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‘The Usher advises the jury.’ Drawing by W. S. Gilbert (from his operetta Trial by Jury)

A jury is a selected number of individuals (jurors) who have sworn (ie taken a solemn oath) to reach a fair decision on matters of fact in a court.

In England and Wales, juries are required to reach a verdict on the evidence in criminal trials for indictable offences, tried in the Crown Court, and to determine the cause of death in some inquests, held in a coroner’s court. In criminal trials, the number of jurors is 12 (between the ages of 18 and 75, randomly selected from the electoral roll), though a case can continue with as few as nine if for any reason individual jurors are prevented from continuing.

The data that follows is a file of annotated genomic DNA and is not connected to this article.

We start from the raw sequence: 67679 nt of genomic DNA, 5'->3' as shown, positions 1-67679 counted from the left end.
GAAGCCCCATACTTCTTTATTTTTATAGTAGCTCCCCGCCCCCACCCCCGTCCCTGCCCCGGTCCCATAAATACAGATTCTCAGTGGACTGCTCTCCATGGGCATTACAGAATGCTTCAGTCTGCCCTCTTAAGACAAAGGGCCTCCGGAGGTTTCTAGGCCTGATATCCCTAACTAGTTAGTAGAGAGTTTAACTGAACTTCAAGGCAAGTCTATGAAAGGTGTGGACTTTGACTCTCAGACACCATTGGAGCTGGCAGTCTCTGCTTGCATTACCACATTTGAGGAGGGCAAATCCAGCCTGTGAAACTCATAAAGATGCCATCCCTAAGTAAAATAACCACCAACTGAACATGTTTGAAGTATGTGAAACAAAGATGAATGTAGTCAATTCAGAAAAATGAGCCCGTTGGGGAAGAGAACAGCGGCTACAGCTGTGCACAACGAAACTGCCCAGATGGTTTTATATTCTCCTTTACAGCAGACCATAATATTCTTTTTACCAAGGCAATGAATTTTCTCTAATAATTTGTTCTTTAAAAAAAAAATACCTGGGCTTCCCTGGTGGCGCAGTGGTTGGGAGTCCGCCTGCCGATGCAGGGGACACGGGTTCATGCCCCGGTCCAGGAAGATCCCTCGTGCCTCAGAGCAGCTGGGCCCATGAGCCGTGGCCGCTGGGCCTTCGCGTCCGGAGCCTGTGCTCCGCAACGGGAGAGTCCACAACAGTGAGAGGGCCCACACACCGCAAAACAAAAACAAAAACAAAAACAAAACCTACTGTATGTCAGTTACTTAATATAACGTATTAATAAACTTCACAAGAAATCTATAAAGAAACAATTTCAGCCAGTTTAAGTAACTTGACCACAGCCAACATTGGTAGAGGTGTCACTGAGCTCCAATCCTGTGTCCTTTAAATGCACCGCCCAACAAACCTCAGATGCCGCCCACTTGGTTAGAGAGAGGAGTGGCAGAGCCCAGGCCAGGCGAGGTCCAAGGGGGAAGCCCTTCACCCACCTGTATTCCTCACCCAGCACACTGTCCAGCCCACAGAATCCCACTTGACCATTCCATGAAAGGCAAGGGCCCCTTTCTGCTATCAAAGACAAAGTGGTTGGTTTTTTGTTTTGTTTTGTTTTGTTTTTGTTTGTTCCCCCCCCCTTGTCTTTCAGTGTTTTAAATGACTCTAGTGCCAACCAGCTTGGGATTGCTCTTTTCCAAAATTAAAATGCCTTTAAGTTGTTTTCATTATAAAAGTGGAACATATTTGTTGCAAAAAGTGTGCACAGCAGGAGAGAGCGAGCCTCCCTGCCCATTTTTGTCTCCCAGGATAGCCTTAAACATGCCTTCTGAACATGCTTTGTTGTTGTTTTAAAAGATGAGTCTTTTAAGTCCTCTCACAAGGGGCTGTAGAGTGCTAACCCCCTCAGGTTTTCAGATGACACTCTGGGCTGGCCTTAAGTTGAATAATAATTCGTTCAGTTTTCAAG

Juries are occasionally used for certain types of civil case in England and Wales, such as defamation, but this happens increasingly rarely.

In other jurisdictions, the role and number of jurors may vary.

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